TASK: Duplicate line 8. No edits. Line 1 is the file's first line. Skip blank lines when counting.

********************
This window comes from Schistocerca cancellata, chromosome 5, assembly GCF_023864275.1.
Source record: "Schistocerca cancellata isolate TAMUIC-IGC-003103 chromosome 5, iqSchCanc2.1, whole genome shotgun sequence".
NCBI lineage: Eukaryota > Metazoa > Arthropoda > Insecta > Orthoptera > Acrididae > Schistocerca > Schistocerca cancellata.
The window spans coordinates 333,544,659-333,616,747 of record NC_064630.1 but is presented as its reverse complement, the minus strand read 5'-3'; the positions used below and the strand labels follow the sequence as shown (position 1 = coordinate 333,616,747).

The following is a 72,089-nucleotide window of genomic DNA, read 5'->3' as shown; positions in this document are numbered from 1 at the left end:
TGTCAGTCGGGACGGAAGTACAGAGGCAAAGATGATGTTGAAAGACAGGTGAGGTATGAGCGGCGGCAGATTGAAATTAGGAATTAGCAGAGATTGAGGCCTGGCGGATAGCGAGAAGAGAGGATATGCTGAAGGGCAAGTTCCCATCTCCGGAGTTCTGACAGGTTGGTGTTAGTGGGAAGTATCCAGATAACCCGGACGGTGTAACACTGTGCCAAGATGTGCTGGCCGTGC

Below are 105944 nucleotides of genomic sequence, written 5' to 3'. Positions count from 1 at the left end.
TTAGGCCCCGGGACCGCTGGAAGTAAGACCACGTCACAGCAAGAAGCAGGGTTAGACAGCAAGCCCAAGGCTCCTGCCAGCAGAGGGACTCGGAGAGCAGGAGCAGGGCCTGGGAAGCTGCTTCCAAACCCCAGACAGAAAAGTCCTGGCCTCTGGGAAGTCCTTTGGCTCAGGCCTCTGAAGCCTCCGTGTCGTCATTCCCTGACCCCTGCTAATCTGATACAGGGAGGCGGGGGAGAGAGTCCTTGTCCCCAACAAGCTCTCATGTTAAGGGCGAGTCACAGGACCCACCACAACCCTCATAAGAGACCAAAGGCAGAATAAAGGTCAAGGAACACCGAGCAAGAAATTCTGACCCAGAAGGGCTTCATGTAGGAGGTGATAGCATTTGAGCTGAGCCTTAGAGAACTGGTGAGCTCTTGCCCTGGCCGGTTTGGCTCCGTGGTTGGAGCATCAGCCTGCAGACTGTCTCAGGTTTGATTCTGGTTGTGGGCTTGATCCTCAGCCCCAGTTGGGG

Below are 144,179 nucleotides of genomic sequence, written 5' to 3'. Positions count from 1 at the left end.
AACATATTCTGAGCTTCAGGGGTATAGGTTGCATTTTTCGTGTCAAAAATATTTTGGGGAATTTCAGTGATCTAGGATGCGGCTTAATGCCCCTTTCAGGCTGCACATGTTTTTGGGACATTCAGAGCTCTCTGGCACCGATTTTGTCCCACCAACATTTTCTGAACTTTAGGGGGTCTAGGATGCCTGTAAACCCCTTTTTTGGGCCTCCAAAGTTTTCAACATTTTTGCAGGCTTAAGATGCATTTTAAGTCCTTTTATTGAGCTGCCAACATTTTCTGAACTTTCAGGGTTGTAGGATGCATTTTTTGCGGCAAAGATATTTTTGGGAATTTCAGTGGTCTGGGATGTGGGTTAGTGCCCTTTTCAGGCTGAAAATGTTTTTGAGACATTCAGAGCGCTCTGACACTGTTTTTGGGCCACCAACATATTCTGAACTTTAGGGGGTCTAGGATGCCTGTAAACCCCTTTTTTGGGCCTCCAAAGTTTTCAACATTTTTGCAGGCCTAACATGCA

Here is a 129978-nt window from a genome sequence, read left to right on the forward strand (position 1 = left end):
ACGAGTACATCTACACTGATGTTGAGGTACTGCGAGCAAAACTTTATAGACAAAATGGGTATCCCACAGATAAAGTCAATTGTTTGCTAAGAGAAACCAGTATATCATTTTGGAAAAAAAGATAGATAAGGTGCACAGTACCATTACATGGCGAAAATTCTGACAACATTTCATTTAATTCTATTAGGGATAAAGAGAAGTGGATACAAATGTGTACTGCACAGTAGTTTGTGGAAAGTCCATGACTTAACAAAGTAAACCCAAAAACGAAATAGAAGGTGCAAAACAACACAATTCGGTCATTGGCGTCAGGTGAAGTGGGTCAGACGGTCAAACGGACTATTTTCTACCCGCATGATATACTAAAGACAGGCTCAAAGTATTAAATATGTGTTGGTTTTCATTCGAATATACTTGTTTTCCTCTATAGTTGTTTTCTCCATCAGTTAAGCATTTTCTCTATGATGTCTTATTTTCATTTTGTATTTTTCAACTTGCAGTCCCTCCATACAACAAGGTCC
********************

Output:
TTAGGCCCCGGGACCGCTGGAAGTAAGACCACGTCACAGCAAGAAGCAGGGTTAGACAGCAAGCCCAAGGCTCCTGCCAGCAGAGGGACTCGGAGAGCAGGAGCAGGGCCTGGGAAGCTGCTTCCAAACCCCAGACAGAAAAGTCCTGGCCTCTGGGAAGTCCTTTGGCTCAGGCCTCTGAAGCCTCCGTGTCGTCATTCCCTGACCCCTGCTAATCTGATACAGGGAGGCGGGGGAGAGAGTCCTTGTCCCCAACAAGCTCTCATGTTAAGGGCGAGTCACAGGACCCACCACAACCCTCATAAGAGACCAAAGGCAGAATAAAGGTCAAGGAACACCGAGCAAGAAATTCTGACCCAGAAGGGCTTCATGTAGGAGGTGATAGCATTTGAGCTGAGCCTTAGAGAACTGGTGAGCTCTTGCCCTGGCCGGTTTGGCTCCGTGGTTGGAGCATCAGCCTGCAGACTGTCTCAGGTTTGATTCTGGTTGTGGGCTTGATCCTCAGCCCCAGTTGGGG